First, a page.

Visually stunning in its underwater photography, The Big Blue is unsurprisingly a film most at home in the depths of the ocean. In these scenes, of Jacques or Enzo diving, Besson was clearly revelling in yet another opportunity to dispense with dialogue, embrace silence and let the visuals do the talking. The movie reinforces Besson’s interest in visual organisation and physical action, and the manner in which he prides these elements over tirades of what could be called the ‘noise of talk’. The Big Blue won four César awards and was the highest grossing film in France at that time.
Having paid due deference to the silent movie era, film noir and his childhood years with the first three films, Nikita (1990) saw Besson looking a little further afield and to Hong Kong cinema for his next work. Prefiguring his New York story Léon (1994), Nikita follows the trials of a social dropout who becomes a lethal government killer, dispatched to dispatch in a series of coolly-styled, Parisian locales. Nikita borrows heavily from the cool palette and heated violence of HK cinema, reworking the frenetic action and ‘hired assassin’ thematic of John Woo’s Die xue shuan xiong (The Killer, 1989) and turning them into something typically French, typically Bessonic.
Nikita was Besson’s rites of passage film, in which many of his later tropes and traits (visceral action, Gallic inflection, restrained synthesized score) were honed and wielded to perfection. It was also the start of a successful working relationship with DoP Thierry Arbogast, who would go on to photograph all of Besson’s subsequent films with the exception of one, Atlantis (1991).
‘As Atlantis ably demonstrates, a picture is worth a thousand voice-overs’. So said Desson Howe in his Washington Post review of Luc Besson’s only documentary feature. Two years in the making, Atlantis is a thoroughly deeper investigation into the heart and soul of Besson’s young years (something he developed to a lesser degree in The Big Blue) – his romance with the sea. Crafted with the care and attention of an avid fan, the film is the result of hundreds of dives conducted by Besson and his cameraman Christian Petron, in and around the Bahamas, Galapagos Islands and the North Pole.
Into this world of silence, that is readily exchangeable with quietude of Subway’s sewers or Nikita’s stylised locales or the deserts of The Last Battle, Besson plunges his audience. With the same glee as Jacques in The Big Blue we follow sea snakes and dolphins to the tune of Maria Callas’ La Somnambula. Titlecards such as ‘light’ and ‘movement’ separate sections of the film from one another and offer a wonderfully abstract framework through which to view these timeless creatures.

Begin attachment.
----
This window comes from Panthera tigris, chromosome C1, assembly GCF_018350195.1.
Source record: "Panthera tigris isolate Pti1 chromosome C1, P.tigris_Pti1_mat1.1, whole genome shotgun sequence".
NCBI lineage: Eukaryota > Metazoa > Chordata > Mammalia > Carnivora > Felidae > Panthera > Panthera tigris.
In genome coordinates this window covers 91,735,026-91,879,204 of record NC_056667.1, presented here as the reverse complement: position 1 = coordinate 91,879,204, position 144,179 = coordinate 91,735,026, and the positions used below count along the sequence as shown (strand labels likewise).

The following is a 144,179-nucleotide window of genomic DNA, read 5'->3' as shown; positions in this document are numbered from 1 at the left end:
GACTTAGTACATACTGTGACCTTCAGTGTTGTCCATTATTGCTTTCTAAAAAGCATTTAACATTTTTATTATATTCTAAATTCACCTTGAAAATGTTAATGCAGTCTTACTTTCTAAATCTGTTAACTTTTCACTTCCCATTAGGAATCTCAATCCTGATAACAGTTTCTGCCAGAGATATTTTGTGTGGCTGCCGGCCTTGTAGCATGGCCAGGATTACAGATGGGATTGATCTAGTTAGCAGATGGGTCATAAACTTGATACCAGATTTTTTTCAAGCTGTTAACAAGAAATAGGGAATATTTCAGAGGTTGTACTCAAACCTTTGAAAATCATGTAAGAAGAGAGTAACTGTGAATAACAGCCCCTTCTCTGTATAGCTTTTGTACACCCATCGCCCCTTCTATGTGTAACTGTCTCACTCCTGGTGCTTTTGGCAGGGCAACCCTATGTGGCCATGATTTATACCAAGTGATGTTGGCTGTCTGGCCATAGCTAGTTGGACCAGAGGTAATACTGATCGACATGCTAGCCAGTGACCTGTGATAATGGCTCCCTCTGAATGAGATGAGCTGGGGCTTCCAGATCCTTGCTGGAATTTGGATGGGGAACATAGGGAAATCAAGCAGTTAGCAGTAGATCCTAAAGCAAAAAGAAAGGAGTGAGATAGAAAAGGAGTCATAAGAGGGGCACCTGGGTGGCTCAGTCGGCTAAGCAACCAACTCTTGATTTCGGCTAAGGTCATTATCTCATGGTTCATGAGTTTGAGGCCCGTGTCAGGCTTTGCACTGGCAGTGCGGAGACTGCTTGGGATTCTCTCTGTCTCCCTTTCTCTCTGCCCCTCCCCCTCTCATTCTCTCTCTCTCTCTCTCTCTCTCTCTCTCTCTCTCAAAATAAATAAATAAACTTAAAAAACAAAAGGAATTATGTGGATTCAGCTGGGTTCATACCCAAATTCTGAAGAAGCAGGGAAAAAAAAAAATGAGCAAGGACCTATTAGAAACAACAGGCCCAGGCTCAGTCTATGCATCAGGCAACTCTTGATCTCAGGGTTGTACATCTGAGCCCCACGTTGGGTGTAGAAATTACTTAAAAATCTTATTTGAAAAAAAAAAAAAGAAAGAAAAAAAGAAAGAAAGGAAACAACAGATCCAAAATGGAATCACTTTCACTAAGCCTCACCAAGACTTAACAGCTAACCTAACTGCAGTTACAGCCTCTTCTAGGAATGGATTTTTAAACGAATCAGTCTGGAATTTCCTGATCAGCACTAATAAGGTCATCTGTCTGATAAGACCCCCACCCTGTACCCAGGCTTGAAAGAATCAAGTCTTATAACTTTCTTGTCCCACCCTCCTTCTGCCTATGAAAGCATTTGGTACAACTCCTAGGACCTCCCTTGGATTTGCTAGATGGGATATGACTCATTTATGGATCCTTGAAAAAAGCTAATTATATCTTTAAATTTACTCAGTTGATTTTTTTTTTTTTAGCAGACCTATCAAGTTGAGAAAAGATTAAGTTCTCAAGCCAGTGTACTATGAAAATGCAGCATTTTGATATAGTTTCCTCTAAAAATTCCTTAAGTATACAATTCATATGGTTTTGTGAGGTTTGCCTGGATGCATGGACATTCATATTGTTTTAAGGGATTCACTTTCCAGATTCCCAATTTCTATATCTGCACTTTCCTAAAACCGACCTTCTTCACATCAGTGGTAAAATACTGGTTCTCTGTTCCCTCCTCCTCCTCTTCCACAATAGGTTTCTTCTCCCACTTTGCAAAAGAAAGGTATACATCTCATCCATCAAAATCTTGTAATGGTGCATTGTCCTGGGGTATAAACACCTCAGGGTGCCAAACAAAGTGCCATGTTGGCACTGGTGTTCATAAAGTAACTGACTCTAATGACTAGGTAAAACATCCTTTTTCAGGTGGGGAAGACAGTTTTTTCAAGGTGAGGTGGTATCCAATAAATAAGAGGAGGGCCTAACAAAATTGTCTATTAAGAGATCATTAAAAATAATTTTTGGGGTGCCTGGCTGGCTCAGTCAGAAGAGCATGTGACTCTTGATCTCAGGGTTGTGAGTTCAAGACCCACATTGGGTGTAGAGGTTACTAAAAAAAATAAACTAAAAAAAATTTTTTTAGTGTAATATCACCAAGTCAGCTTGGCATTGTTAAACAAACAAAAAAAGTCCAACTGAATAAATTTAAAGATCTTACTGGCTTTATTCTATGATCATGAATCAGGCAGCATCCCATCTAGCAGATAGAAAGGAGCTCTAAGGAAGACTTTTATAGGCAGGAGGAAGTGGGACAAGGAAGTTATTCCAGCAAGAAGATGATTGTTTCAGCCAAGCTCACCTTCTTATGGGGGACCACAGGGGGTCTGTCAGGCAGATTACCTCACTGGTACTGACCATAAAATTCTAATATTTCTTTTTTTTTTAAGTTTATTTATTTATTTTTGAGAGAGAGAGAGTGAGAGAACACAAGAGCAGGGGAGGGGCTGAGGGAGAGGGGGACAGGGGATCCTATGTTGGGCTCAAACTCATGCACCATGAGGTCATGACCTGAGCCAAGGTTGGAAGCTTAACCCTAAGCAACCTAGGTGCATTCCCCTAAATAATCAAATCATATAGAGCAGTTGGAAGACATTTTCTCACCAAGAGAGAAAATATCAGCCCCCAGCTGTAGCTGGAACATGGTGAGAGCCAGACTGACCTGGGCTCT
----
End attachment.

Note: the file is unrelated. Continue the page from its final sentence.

In 1994 Besson made what is to date his only classically ‘American’ film, though this tag may only be applicable in terms of setting and a clutch of key characters. Definitely a partner piece to Nikita, Léon (1994) sheds much of the stylised approach to set design prevalent in that film and Besson’s earlier work, Subway. Taking place in New York, the film’s location is more accurately an amalgam of that city and Paris, courtesy of a carefully constructed shoot (one or two scenes were actually shot in Paris) and Eric Serra’s distinctly Gallic score.
To that end, Léon draws upon its quintessentially American setting only in a very minimal way, sticking closely to the hallways and stairwells of Little Italy and dismissing anything that could be typically associated with NY Americana. Besson invokes the classical Hollywood figures that helped manufacture the climate of violence Léon is part of; from Bonnie and Clyde (1967) to the laconic John Wayne, Besson enjoys showing his awareness of America’s gun-toting screen heritage. And like these characters before him Leon favours action over chat.
The latter portion of Besson’s career has seen him make some curious choices. In 1997 the director shed his Gallic sensibility and fondness for silence to indulge a childhood story of space travel and Gaultier fashion. The Fifth Element (1997) remains his most successful film taking over $17, 031, 345 in its first weekend at the US box-office. It also remains the exception to his work.
In 1999 Besson countered the considerable financial clout of ‘Element’ with one of his weakest and most poorly received films, The Messenger: The Story of Joan Arc (1999). Stripping his version of any of the moral dilemma and tortured conscience that made Carl Dreyer’s 1928 film so involving, Besson’s ‘Arc’ is instead a noisy, bloody historical regurgitation of the Nikita story. It is also film number eight on his fatalistic list; let us hope that he returns to the silent and fantastical edge of his earlier movies for numbers nine and ten.